Language and Linguistics

What is linguistic performance with Langue vs parole Competition

Linguistic performance

The term linguistic performance was used by Noam Chomsky in 1960 to describe “the actual use of language in concrete situations.” It is used to describe both productions, sometimes called parole, and language comprehension. Performance is defined in opposition to ” competition “; the latter describes the mental knowledge that a speaker or listener has of language. Part of the motivation for the distinction between performance and competence comes from speech errors despite having a perfect understanding of the correct forms, a speaker of a language may unintentionally produce incorrect forms.

This is because interpretation occurs in real situations and is therefore subject to many non-linguistic influences. For example, distractions or memory limitations can affect lexical retrieval and lead to errors in both production and perception. Such non-linguistic factors are completely independent of the actual knowledge of the language and establish that the knowledge of the language by the speakers (their competence) is different from their actual use of the language (their performance). Lets see What is linguistic performance in this article.

Factors influencing language performance

” Language performance and its products are, in fact, complex phenomena. The nature and characteristics of a particular instance of language performance and its product (s) are, in fact, determined by a combination of factors:

Some of the factors that influence linguistic performance are:

(a) the unconscious linguistic competence or linguistic knowledge of the speaker-listener,
(b) the nature and limitations of the speaker-listener’s  speech  production and perception mechanisms of speech,
(c) the nature and limitations of memory, concentration, attention and other mental capacities of the speaker-listener,
(d) the social environment and state of the speaker-listener,
(e) the  dialect  environment of the speaker-listener ,
(f) the  idiolect  and individual speaking style of the speaker-listener,
(g) the factual knowledge of the speaker-listener and his vision of the world in which he lives,
(h) the state of health of the speaker-listener, his emotional state and other similar incidental circumstances.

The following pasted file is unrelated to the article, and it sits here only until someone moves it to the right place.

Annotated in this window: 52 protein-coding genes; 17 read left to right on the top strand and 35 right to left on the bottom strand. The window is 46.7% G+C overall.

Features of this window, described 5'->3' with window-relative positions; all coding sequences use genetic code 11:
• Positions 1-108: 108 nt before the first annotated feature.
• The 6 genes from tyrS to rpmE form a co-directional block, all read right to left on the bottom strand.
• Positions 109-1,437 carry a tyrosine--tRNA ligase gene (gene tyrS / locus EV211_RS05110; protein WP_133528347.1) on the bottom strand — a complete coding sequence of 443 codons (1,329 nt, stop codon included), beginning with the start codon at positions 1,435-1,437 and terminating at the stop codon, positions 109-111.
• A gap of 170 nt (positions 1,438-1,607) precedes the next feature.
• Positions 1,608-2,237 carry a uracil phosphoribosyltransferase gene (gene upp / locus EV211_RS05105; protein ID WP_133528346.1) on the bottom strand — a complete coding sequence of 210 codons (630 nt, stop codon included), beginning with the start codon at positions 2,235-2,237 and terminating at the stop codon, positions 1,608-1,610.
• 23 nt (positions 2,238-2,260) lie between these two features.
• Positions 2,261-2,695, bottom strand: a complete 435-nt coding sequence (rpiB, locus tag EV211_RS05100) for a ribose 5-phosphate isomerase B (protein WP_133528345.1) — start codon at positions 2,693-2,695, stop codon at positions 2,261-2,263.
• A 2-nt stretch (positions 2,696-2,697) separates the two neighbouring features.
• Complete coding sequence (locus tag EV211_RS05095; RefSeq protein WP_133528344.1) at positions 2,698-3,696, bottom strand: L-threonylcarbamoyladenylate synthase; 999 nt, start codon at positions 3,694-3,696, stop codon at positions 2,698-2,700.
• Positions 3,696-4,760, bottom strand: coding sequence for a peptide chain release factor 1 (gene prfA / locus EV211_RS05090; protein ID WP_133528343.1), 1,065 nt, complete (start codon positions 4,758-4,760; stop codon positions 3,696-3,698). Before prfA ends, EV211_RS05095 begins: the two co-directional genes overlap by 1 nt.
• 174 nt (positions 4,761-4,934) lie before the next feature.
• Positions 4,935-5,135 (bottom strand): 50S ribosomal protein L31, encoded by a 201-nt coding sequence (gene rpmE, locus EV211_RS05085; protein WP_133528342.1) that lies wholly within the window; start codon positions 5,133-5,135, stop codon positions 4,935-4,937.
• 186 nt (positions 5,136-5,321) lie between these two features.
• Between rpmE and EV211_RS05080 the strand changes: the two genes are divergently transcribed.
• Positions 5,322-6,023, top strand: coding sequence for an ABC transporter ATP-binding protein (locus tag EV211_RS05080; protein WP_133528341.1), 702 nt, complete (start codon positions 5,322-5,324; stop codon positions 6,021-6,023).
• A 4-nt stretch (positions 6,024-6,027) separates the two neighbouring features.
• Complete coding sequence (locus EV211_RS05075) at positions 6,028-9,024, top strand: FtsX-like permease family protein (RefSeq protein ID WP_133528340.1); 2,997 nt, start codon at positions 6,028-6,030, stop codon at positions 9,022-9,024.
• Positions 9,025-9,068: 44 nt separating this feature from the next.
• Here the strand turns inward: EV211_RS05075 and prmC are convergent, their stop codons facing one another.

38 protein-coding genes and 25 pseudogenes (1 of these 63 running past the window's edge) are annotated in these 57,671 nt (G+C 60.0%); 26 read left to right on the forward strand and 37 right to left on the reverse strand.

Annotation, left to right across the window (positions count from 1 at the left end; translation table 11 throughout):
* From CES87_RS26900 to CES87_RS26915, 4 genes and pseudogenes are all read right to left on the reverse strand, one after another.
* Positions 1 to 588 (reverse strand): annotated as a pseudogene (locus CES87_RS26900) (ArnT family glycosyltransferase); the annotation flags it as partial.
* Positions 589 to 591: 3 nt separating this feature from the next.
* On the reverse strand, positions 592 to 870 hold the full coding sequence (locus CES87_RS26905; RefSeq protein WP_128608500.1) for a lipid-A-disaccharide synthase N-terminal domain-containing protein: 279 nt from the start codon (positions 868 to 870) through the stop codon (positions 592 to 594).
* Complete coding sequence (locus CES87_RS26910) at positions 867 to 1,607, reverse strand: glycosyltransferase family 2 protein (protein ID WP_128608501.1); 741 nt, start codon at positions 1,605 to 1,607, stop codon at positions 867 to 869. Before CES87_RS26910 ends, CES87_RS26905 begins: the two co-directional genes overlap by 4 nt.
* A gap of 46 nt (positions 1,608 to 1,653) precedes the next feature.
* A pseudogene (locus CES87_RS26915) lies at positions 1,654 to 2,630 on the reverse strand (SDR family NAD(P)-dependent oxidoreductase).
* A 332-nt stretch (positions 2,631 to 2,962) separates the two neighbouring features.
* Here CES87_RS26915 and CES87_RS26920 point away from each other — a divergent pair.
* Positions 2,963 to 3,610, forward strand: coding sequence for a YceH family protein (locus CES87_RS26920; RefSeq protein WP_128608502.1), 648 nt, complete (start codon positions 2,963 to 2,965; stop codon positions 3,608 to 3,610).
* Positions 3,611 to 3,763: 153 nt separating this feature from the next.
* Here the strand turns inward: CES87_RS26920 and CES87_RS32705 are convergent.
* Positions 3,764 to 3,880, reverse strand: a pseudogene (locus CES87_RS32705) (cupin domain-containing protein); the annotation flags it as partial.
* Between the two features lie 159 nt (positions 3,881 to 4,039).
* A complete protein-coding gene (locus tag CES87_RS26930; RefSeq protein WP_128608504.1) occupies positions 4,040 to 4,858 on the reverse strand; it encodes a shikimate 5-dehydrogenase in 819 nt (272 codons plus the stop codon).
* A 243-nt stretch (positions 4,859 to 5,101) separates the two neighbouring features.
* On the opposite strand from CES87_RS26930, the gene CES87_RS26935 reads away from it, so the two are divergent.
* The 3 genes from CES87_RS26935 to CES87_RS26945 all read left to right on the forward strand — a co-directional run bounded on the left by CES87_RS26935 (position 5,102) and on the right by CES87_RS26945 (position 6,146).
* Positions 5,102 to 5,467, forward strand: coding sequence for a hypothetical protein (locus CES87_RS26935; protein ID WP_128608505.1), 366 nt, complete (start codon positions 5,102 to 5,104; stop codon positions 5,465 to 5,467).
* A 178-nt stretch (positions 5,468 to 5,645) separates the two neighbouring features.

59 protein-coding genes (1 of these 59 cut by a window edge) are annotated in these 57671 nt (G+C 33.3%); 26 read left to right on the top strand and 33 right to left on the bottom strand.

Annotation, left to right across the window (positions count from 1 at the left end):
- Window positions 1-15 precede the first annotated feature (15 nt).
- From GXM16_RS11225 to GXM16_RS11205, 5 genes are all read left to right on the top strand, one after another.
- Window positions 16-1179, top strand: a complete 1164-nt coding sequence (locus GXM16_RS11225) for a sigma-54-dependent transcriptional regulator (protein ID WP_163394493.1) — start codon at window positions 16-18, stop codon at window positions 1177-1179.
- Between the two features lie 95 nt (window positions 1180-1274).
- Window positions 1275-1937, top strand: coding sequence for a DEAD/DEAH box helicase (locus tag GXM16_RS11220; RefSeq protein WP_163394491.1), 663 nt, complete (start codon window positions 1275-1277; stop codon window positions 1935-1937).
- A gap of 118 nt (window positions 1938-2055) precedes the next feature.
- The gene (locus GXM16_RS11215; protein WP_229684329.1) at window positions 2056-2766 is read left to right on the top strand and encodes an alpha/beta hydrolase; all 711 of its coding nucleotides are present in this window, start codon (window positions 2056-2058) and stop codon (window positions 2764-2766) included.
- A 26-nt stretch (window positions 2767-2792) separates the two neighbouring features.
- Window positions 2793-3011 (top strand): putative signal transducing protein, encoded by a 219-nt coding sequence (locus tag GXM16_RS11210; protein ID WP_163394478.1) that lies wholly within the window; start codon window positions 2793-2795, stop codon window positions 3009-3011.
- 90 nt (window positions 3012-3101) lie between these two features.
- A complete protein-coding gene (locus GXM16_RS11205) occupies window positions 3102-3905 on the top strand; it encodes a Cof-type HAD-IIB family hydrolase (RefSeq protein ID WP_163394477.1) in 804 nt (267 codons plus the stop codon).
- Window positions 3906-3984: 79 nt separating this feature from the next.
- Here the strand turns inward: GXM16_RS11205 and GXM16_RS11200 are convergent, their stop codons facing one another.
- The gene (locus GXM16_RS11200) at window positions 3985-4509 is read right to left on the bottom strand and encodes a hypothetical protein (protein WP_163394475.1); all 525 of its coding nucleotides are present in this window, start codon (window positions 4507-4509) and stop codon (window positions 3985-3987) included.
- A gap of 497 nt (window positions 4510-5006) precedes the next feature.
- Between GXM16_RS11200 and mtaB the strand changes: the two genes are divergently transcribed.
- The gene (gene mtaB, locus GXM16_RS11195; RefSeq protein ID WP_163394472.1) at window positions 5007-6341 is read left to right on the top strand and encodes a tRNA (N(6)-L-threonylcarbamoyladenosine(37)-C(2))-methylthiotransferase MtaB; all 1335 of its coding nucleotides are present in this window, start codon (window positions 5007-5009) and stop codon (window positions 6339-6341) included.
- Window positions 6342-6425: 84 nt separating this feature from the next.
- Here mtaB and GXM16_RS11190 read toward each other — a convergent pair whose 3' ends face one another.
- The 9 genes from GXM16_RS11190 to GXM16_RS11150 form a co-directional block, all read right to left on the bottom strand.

Langue versus parole 

Published in 1916, Ferdinand de Saussure’s Course in General Linguistics describes language as “a system of signs that express ideas.” de Saussure describes two components of language: langue and parole. Language consists of the structural relationships that define a language, which includes grammar, syntax, and phonology. Probation is the physical manifestation of the signs; in particular, the concrete manifestation of the language as speech or writing. While langue can be viewed strictly as a system of rules, it is not an absolute system in which parole must fully conform to langue.

Drawing an analogy with chess, de Saussure compares langue with the rules of chess that define how the game should be played and the conditional freedom of a player’s individual choices given the possible moves allowed within the system of rules.

Competition/Competence versus performance

Proposed in the 1950s by Noam Chomsky, generative grammar is an approach to analyzing language as a structural framework of the human mind. Through the formal analysis of components such as syntax, morphology, semantics, and phonology, generative grammar seeks to model the implicit linguistic knowledge with which speakers determine grammaticality. In the theory of transformational grammar, Chomsky distinguishes between two components of the production of the language: competition and performance.

Competence describes the mental knowledge of a language, the intrinsic understanding of the speaker of the relationships between sound and meaning established by linguistic rules. Performance, which is the actual observed use of language, involves more factors than phonetic-semantic understanding. Interpretation requires extralinguistic knowledge, such as awareness of the speaker, audience, and context, which crucially determines how speech is constructed and analyzed. It is also governed by principles of cognitive structures that are not considered aspects of language, such as memory, distractions, attention, and speech errors.

I-Language versus E-Language 

In 1986, Chomsky proposed a distinction similar to the competence/performance distinction, considering the notion of an I-Language (internal language) which is the intrinsic linguistic knowledge within a native speaker, and E-Language (external language) which is the language linguistic observable. the output from a speaker. Chomsky argued that the I-Language should be the focus of the research and not the E-Language.

Electronic language has been used to describe the application of artificial systems, such as calculus, set theory, and natural language is seen as assets, while interpretation has been used exclusively to describe applications of natural language. Between I-Language and competence, I-Language refers to our intrinsic faculty of language, Chomsky uses competence as an informal general term, or as a term with reference to a specific competence such as “grammatical competence” or “pragmatic competence”.

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